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High cholesterol: Nutritionist reveals top prevention tips

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High cholesterol is very common, but it’s also extremely dangerous, and might be raising your chances of a heart attack or stroke. It’s not always easy to know if you’re at risk, however, as symptoms rarely reveal themselves.

Cholesterol is a type of waxy substance that’s found in the blood.

It’s used by the body to manufacture new cells – but there can be too much of a good thing.

Large amounts of cholesterol can lead to fatty deposits in the blood vessels.

As these deposits continue to grow, testosterone how to pronounce it can make blood flow increasingly difficult, sparking the risk of heart attacks.

Left undiagnosed, high cholesterol could also lead to a number of other complications.

It could even cause blindness in some patients, if cholesterol build-ups break off, and move ‘upstream’, according to the State University of New York.

The break-away cholesterol could lead to plaques in the eye, which will block the flow of blood around the eye.

If the eye isn’t getting enough oxygen from the blood, it might lead to blindness within a few hours.

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“One sign that is very serious and potentially blinding is a plaque observed inside one of the small arteries within the eye, known as a Hollenhorst plaque,” it said.

“The plaque in the eye will block the flow of blood further ‘downstream’, therefore occluding that artery and causing death to the tissue that is fed by that artery.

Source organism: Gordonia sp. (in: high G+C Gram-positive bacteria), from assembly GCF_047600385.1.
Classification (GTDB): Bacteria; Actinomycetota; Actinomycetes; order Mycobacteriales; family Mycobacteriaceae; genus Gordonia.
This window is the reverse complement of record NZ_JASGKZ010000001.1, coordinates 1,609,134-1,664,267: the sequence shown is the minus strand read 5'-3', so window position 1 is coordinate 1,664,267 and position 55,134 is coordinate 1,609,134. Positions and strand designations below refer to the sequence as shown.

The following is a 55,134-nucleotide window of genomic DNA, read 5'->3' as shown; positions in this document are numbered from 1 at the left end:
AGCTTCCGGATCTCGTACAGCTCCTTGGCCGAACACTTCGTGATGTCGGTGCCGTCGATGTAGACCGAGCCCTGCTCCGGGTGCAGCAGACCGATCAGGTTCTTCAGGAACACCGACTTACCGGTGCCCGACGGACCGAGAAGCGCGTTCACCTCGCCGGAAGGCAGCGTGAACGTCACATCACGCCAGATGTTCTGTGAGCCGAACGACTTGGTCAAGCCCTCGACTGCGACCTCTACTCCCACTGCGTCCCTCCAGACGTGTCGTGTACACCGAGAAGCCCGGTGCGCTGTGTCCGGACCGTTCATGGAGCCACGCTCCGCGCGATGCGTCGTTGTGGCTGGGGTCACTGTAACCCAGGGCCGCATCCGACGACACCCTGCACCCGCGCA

“All the cells in our body need oxygen to survive, and your arteries are the highways that carry the oxygen. If these ‘highways’ are blocked by cholesterol plaques, blood doesn’t reach the tissue it was heading for, and thus oxygen doesn’t, either.

“This results in a quick (within hours) and irreversible loss of function, which could include blindness of the affected eye depending on the location of the blockage/occlusion. An artery occlusion is essentially a ‘stroke’ within the eye.”

An optician should be able to spot Hollenhorst plaques at the back of your eye.

They appear as flat, bright crystals – although there’s no way of knowing if you’re at risk without a picture of the eye.

It’s also important to note that if the plaque is a certain shape, blood might still be able to flow around the eye.

But you could lower your risk of these plaques by managing your cholesterol levels.

Cutting back on fatty foods is the easiest way to lower your cholesterol.

Instead, try to eat more oily fish, brown rice, nuts, seeds, fruit, and vegetables.

Doing more exercise will also help to protect against high cholesterol.

Everyone should aim to do at least 150 minutes of moderate-intensity exercise every week.

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